Eastern Washington

40501026_341212819785571_3961651286883517682_nWe were only back for a week.  Our time on vacation had stoked my longings for a little more elbow room to roam.  I turned my attention toward Eastern Washington.  I had not spent much time there, but it was hotter in the summer, colder in the winter, and a lot roomier than the area of Western Washington where we lived.

I wasn’t completely unfamiliar with the western part of the state.  Land and home prices there were a fraction of what they are in the areas we have lived on the west side.  I had sent my wife link after link to so sites with houses and land near towns with names like, Tonasket, Wakunda, Republic and Kettle Falls.  I told her I would love to at least have some vacation land there.  Her reply was always an encouraging, “Look me up when you get back.”

Before our vacation to Colorado and Utah, we had begun to explore more of Washington than we had before.  It had been nearly 9 years since we had done any real adventuring.  We started by going to the Olympic Peninsula.  I had lived in Washington nearly 30 years and had never been to the rain forest.  My wife grew up here and she hadn’t either.  So we went.  It was great.  It was sort of the primer to our next trip. The long one.

After a day or two of resting up from our vacation in Colorado, I suggested that we continue to explore Washington by going to Winthrop and Republic.  These were both well known as old western type towns, set in the wide open of Eastern Washington along Hwy 20.  Hwy 20 was well known as a lovely drive through the high Cascades, and was also known for being closed half the year due to snowfall. Instead of her usually dismissal of all things eastern, my lovely bride agreed with an almost disturbing amount of enthusiasm.  What was going on here? Such a turn around from one known for being quite consistent can chill the blood.

Whether it was her unsuspected survival of the desert heat in Utah and Colorado, or something else, Angie was as interested in our trip east as I was. We both had the spirit of adventure coursing through our veins.  We also had this shared sense that we were still in the process of following some Divine cookie crumbs that were leading to somewhere we hadn’t even imagined.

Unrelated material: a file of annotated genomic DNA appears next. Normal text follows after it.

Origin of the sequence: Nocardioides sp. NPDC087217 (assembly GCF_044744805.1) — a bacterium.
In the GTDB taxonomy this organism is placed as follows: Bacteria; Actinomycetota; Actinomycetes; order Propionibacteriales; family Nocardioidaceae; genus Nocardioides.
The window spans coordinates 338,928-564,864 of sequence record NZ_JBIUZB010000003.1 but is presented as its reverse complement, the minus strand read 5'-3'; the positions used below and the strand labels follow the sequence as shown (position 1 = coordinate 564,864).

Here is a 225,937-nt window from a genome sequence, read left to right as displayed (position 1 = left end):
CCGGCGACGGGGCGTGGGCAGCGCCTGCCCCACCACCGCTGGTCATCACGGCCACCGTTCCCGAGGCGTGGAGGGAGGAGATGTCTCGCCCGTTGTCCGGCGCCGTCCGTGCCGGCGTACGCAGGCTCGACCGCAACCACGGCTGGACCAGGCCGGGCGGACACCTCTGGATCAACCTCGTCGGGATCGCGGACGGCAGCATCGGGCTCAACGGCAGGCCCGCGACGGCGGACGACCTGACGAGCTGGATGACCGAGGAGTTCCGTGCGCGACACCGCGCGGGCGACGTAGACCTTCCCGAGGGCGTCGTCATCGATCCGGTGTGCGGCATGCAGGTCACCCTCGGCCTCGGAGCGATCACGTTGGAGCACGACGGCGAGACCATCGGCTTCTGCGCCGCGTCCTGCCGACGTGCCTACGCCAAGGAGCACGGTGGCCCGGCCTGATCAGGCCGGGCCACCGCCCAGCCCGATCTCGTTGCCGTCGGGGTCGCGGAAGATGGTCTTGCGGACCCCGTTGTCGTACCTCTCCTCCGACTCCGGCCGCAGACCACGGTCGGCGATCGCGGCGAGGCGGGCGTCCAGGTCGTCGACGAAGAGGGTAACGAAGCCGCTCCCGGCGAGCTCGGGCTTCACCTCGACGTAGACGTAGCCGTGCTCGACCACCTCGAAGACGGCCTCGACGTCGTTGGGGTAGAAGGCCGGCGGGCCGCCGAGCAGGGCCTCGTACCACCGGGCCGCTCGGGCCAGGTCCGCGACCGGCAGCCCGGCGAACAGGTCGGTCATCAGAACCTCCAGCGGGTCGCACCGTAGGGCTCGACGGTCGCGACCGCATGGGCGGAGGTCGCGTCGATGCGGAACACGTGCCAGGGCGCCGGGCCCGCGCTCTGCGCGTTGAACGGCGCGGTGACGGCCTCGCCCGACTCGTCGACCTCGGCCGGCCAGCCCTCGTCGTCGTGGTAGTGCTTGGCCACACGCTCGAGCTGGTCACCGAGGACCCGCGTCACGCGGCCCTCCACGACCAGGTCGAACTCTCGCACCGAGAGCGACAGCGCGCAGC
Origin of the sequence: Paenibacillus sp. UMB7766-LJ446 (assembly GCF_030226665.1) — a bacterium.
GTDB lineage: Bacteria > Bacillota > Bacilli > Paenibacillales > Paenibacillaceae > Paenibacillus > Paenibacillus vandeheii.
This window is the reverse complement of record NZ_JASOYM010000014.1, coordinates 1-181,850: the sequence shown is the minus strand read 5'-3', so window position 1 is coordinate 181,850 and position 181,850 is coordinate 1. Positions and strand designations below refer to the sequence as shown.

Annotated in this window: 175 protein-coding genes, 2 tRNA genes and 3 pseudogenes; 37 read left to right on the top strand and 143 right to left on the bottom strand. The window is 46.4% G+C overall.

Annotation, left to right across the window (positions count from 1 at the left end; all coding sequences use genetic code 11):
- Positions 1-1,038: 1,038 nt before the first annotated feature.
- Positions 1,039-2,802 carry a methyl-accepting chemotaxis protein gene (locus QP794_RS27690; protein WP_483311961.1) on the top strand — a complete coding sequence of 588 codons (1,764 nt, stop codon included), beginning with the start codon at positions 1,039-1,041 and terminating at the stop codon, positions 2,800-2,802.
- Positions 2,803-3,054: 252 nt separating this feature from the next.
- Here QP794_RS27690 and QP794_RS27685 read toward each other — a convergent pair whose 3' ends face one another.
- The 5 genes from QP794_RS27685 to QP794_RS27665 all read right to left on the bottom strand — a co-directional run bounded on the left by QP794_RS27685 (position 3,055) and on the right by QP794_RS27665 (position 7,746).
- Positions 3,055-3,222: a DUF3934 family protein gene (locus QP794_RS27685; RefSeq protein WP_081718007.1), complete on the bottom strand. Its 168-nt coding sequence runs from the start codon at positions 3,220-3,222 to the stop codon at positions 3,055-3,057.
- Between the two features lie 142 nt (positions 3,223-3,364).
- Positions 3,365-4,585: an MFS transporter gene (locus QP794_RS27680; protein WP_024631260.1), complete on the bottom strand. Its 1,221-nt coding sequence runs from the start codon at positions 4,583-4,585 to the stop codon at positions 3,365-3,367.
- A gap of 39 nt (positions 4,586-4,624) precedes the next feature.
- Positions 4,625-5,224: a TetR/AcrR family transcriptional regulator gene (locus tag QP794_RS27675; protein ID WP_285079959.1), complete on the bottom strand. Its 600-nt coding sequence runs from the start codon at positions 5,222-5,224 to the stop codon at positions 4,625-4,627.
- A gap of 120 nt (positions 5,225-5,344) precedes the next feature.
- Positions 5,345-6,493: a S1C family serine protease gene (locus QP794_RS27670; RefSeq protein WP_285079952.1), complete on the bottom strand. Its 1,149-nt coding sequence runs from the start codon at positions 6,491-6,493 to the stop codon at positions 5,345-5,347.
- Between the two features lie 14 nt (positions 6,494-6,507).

The following weekend we headed east on Hwy 20 from our rental home on Whidbey Island.  We stopped in the town of Newhalem, just at the western base of the Cascade Mountain Range.  They had a small park with an old steam train engine in it.  It was amazing and refreshing that this engine was open to the public to climb on, in, and over.  All the levers and valves still moved and the bell could still be rung from the cab.  Rather than allowing the fear of liability to keep people away, the local government let the warmth of personal responsibility free people to touch and experience this rare artifact of a bygone age up close and personal.  The boys loved it.

The drive over the Cascades was breathtaking.  There were lakes and waterfalls everywhere.  One could easily see why the road was closed for much of the year.  There were steep sides and rock avalanches all along the roadway.  At one point there was a pull out on the side of the road littered with rocks and a few small boulders that had recently fallen from the hillside above the road.